day-to-day banalities of living, people don't go into ecstasies when
talking to someone else, the behaving organism can *shift* among its own
transfer functions. The process of shift is *itself* therefore regulated,
and I would suggest, of course, that it is regulated by levels higher than
itself. If so, then courtship as at least I have observed it seems quite
consonant with PCT, although not with gunnery robots by themselves.

In these simulations, an interaction involving feedback stability (like
driving a car or aiming a gun) can be simulated only with a limited number
of transfer functions -- and those are NOT the transfer functions that
achieve escalation. I also might add that the situation in courtship is
very different from an amplifier with feedback that starts operating in the
right side of the s-plane, if I may slip into EE jargon for a moment.
Oscillations involve increases in amplitude that swing back and forth from
+ to -, like an AC signal. In fact, wildly oscillating emotional shifts --
which are experienced on their own level as turbulence -- are *extremely*
unpleasant. (The same should hold for chaotic interactions.)

But in escalation, the state of the organism trends upward ultimately
towards what the participants call "love." That is the sort of phenomenon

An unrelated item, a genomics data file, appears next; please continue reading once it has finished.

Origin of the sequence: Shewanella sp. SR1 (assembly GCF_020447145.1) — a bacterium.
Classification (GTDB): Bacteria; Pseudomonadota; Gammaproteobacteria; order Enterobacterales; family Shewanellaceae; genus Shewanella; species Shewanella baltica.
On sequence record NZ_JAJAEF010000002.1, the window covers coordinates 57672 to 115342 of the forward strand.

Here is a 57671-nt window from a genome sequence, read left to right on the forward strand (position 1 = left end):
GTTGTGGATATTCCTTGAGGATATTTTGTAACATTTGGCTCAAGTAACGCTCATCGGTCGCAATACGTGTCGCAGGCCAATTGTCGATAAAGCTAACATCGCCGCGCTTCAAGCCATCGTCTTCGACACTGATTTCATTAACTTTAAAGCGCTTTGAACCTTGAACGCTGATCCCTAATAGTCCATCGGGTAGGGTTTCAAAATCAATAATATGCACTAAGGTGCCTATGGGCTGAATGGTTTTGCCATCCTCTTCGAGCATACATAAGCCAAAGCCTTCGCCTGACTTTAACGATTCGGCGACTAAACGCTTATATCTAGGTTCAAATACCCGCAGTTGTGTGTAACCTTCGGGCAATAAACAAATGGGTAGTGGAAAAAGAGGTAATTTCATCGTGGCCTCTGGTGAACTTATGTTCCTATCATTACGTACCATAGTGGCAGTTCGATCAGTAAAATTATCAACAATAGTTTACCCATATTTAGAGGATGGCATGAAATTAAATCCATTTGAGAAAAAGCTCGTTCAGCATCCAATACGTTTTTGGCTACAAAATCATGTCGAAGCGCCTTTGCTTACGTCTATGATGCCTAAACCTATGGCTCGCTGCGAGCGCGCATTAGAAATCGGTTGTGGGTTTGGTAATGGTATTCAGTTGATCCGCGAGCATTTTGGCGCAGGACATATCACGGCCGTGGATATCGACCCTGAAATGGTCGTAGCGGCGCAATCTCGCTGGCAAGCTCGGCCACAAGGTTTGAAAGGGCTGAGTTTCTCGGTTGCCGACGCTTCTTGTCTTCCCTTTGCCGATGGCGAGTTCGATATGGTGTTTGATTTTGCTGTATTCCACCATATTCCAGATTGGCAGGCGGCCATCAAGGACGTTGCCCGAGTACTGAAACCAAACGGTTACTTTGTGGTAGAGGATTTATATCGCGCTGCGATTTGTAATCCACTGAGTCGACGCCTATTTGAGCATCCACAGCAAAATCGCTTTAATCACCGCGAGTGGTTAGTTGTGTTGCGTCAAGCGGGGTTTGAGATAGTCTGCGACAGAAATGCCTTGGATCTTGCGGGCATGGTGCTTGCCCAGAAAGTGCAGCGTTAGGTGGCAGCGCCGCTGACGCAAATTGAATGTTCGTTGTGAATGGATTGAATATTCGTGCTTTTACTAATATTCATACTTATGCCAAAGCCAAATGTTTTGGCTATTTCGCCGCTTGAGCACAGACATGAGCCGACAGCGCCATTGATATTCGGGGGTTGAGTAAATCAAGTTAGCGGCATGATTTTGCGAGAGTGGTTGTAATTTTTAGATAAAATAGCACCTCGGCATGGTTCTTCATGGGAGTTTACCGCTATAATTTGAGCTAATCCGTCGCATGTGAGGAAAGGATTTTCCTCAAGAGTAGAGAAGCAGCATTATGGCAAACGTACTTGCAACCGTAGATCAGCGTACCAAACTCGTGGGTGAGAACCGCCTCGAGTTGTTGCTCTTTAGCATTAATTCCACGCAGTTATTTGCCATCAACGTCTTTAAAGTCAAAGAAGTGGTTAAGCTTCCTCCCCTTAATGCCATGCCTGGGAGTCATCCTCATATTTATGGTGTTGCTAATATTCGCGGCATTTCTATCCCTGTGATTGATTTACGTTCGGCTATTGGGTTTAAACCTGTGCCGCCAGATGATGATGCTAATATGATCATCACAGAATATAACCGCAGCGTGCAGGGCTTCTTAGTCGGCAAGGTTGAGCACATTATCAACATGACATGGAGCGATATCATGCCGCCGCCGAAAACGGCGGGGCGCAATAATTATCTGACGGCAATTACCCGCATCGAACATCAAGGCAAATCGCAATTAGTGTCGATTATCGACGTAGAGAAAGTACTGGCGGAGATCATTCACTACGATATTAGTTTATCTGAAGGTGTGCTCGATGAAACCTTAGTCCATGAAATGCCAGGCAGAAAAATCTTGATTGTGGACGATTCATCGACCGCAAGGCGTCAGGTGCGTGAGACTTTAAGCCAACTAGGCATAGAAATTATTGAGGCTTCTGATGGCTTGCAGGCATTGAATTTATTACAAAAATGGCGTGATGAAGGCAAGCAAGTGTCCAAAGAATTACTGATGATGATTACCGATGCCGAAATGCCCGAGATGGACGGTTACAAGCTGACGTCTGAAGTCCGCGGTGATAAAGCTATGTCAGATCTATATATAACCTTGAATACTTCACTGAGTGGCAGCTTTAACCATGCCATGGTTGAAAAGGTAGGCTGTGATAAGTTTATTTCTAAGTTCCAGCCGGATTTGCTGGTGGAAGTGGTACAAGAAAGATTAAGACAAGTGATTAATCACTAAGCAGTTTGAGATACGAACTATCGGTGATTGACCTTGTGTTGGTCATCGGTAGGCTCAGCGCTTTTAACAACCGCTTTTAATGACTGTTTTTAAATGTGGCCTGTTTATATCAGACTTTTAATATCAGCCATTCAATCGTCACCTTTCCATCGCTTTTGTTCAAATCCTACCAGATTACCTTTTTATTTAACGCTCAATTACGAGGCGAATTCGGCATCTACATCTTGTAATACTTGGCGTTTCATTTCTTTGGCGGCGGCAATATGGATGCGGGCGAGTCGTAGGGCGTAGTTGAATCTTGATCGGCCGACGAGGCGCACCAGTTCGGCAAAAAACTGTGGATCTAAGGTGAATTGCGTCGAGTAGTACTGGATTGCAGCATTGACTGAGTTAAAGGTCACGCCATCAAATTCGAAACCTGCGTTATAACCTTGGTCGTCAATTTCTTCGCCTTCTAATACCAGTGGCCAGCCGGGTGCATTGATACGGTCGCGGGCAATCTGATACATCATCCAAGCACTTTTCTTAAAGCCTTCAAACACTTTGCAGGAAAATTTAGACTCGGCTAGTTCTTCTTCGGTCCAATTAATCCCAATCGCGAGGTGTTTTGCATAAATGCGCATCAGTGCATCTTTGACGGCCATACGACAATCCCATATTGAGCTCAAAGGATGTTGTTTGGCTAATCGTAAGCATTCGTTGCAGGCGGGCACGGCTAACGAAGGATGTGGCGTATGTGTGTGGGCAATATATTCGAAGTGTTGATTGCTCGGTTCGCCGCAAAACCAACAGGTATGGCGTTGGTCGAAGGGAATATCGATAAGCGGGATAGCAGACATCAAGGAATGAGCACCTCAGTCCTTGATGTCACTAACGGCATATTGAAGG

I'm asking about. It seems to involve more than merely tracking a target.

Tim Perper

Matter, E. Ann 1990 The Voice of My Beloved: The Song of Songs in
Western Medieval Christianity. Philadelphia: University of Pennsylvania.

[From Bruce Gregory (980202.1310 EST)]

Tim Perper here.

I was not raising objections based on pacifism.

I did not think that you were.

Nor am I unfamiliar with
the idea that PCT concerns itself with maintaining perceptions against
disturbances. The questions I'm raising, Bruce, ask if that is ALL that
PCT can achieve.

Yes. But this is enough for most purposes. PCT is a theory of
purposeful action. If courtship is purposeful, then PCT is
germane.

From what I've read of Bill Powers' work, I think there's
more to PCT than merely being a enfleshed version of a gunnery robot.

Not really.

Let
me explain, by giving a few more details about courtship, and thus focusing
on how shifts among different levels are made. For courtship, we need to
ask, I think, not how the organism stays on target, but how it CHANGES its
own behavior during an observable temporal sequence of interaction with
another organism. I will suggest that those changes are themselves
regulated.

Indeed. In order to achieve our purposes we must change our
behavior.

I have made extensive observations of sequences of behavior between men and
women (the "courtship sequence"), the outcomes of which a skilled observer
can predict ahead of time. (One component of the sequence will be familiar
to psychotherapists who remember Scheflen's paper on quasi-courtship
behavior -- that's body movement synchronization. Another will surely be
known to those of you who have been discussing saccadic eye movements:
Karl Grammer's work with how a man's gaze flickers across a woman's face
and body.). It is also clear observationally that one crux of the
courtship sequence is the organism's internal ability to allow control to
drift, shall I call it, with the sequence of events. Thus, partner A, the